Fifteen years ago, when the Zarathustra Company had sent him here, there had been a cluster of log and prefab huts beside an improvised landing field, almost exactly where this skyscraper now stood. Today, Mallorysport was a city of seventy thousand; in all, the planet had a population of nearly a million, and it was still growing. There were steel mills and chemical plants and reaction plants and machine works. They produced all their own fissionables, and had recently begun to export a little refined plutonium; they had even started producing collapsium shielding.

The recorded voice stopped. He ran back the spool, set for sixty-speed, and transmitted it to the radio office. In twenty minutes, a copy would be aboard the ship that would hyper out for Terra that night. While he was finishing, his communication screen buzzed.

"Dr. Kellogg's screening you, Mr. Grego," the girl in the outside office told him.

He nodded. Her hands moved, and she vanished in a polychromatic explosion; when it cleared, the chief of the Division of Scientific Study and Research was looking out of the screen instead. Looking slightly upward at the showback over his own screen, Victor was getting his warm, sympathetic, sincere and slightly too toothy smile on straight.

"Hello, Leonard. Everything going all right?"

It either was and Leonard Kellogg wanted more credit than he deserved or it wasn't and he was trying to get somebody else blamed for it before anybody could blame him.

"Good afternoon, Victor." Just the right shade of deference about using the first name—big wheel to bigger wheel. "Has Nick Emmert been talking to you about the Big Blackwater project today?"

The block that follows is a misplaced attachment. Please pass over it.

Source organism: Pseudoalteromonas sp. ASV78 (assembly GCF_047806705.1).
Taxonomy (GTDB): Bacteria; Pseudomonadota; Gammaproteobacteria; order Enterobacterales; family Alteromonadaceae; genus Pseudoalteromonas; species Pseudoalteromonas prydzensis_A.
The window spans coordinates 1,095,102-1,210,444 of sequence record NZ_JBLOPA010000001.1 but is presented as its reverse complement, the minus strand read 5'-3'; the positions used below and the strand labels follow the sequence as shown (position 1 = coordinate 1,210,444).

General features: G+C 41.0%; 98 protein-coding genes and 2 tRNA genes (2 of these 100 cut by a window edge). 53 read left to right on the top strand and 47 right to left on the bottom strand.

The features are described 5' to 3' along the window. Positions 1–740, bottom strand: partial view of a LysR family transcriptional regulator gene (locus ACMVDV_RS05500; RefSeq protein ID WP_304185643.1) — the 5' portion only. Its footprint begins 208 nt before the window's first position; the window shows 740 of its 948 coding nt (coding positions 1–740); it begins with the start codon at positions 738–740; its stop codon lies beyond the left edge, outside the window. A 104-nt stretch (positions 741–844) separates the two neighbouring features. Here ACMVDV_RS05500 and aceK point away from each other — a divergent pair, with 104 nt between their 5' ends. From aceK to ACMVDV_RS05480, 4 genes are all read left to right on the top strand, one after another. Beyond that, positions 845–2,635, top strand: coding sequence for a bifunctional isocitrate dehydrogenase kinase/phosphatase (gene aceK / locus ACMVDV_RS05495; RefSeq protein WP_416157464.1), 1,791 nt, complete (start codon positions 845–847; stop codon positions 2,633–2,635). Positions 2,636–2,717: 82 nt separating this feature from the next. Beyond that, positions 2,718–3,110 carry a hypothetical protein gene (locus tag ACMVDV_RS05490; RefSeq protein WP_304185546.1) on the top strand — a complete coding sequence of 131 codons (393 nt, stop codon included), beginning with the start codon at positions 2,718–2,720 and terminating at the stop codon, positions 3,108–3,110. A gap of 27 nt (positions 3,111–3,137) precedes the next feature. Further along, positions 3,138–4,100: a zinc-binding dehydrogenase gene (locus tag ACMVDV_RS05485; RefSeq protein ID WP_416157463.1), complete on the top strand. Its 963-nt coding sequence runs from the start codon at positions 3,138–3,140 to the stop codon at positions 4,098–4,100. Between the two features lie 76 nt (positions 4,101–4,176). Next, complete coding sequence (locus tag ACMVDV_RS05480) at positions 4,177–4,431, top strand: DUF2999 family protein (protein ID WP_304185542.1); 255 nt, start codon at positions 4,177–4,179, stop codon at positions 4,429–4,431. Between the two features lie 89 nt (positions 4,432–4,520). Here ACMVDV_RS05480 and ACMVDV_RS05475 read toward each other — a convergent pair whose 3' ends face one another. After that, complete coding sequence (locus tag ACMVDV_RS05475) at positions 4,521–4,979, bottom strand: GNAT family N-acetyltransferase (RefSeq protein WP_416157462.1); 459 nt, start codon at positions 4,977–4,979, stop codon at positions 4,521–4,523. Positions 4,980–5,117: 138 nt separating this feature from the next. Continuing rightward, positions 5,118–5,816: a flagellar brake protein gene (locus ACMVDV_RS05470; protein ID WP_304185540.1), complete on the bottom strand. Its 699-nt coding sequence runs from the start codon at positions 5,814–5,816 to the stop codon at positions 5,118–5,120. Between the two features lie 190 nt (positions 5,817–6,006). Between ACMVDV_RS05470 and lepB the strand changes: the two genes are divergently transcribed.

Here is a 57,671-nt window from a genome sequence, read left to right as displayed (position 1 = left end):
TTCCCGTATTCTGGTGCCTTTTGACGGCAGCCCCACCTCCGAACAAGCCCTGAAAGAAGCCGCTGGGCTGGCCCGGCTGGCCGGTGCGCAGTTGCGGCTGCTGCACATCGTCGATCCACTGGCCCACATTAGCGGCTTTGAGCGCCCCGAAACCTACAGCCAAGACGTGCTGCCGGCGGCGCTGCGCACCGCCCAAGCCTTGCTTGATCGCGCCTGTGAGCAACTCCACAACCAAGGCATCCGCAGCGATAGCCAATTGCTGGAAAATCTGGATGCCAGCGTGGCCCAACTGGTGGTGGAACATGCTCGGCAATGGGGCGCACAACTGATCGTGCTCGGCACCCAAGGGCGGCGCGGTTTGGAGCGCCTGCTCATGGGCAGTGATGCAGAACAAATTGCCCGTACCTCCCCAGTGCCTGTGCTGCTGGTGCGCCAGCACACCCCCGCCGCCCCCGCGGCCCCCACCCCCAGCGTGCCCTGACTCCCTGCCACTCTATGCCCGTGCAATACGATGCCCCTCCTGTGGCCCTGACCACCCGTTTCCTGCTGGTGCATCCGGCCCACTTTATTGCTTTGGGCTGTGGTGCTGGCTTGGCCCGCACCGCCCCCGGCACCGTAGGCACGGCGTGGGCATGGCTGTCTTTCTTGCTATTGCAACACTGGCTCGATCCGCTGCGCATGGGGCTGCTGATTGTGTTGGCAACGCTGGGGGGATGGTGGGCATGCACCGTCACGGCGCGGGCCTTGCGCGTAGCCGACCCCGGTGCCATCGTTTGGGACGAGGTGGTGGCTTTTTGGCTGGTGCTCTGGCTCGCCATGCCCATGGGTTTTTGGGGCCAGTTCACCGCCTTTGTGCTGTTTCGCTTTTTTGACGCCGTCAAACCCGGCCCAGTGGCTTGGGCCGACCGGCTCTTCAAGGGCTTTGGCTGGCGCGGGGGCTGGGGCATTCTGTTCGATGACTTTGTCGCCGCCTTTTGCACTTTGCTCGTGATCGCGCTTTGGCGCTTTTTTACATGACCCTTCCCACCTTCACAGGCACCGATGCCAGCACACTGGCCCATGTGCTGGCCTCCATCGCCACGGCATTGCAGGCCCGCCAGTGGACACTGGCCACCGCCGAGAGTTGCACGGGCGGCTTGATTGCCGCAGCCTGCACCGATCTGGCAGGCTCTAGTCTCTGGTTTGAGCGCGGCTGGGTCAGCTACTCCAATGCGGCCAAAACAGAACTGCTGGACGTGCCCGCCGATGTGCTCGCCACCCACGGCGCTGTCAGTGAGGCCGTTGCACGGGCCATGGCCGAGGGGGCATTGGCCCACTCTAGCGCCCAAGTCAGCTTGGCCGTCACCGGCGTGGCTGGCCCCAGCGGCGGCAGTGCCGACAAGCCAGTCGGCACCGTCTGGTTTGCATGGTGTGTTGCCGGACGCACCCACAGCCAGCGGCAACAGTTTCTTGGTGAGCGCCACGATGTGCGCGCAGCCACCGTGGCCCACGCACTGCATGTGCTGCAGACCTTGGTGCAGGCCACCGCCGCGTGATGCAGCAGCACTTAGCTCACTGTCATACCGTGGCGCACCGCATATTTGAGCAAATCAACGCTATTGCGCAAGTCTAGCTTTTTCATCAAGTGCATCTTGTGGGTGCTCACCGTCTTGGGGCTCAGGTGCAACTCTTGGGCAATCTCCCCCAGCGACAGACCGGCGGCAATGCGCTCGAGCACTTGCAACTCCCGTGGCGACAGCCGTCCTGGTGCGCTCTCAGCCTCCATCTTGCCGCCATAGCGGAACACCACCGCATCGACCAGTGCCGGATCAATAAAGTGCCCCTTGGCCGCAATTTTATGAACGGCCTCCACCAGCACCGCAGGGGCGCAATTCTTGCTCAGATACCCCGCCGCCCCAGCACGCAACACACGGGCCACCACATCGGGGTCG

Nick was the Federation's resident-general; on Zarathustra he was, to all intents and purposes, the Terran Federation Government. He was also a large stockholder in the chartered Zarathustra Company.

"No. Is he likely to?"

"Well, I wondered, Victor. He was on my screen just now. He says there's some adverse talk about the effect on the rainfall in the Piedmont area of Beta Continent. He was worried about it."

"Well, it would affect the rainfall. After all, we drained half a million square miles of swamp, and the prevailing winds are from the west. There'd be less atmospheric moisture to the east of it. Who's talking adversely about it, and what worries Nick?"

"Well, Nick's afraid of the effect on public opinion on Terra. You know how strong conservation sentiment is; everybody's very much opposed to any sort of destructive exploitation."

"Good Lord! The man doesn't call the creation of five hundred thousand square miles of new farmland destructive exploitation, does he?"

"Well, no, Nick doesn't call it that; of course not. But he's concerned about some garbled story getting to Terra about our upsetting the ecological balance and causing droughts. Fact is, I'm rather concerned myself."

He knew what was worrying both of them. Emmert was afraid the Federation Colonial Office would blame him for drawing fire on them from the conservationists. Kellogg was afraid he'd be blamed for not predicting the effects before his division endorsed the project. As a division chief, he had advanced as far as he would in the Company hierarchy; now he was on a Red Queen's racetrack, running like hell to stay in the same place.

"The rainfall's dropped ten per cent from last year, and fifteen per cent from the year before that," Kellogg was saying. "And some non-Company people have gotten hold of it, and so had Interworld News. Why, even some of my people are talking about ecological side-effects. You know what will happen when a story like that gets back to Terra. The conservation fanatics will get hold of it, and the Company'll be criticized."

That would hurt Leonard. He identified himself with the Company. It was something bigger and more powerful than he was, like God.

Victor Grego identified the Company with himself. It was something big and powerful, like a vehicle, and he was at the controls.

"Leonard, a little criticism won't hurt the Company," he said. "Not where it matters, on the dividends. I'm afraid you're too sensitive to criticism. Where did Emmert get this story anyhow? From your people?"

"No, absolutely not, Victor. That's what worries him. It was this man Rainsford who started it."

"Rainsford?"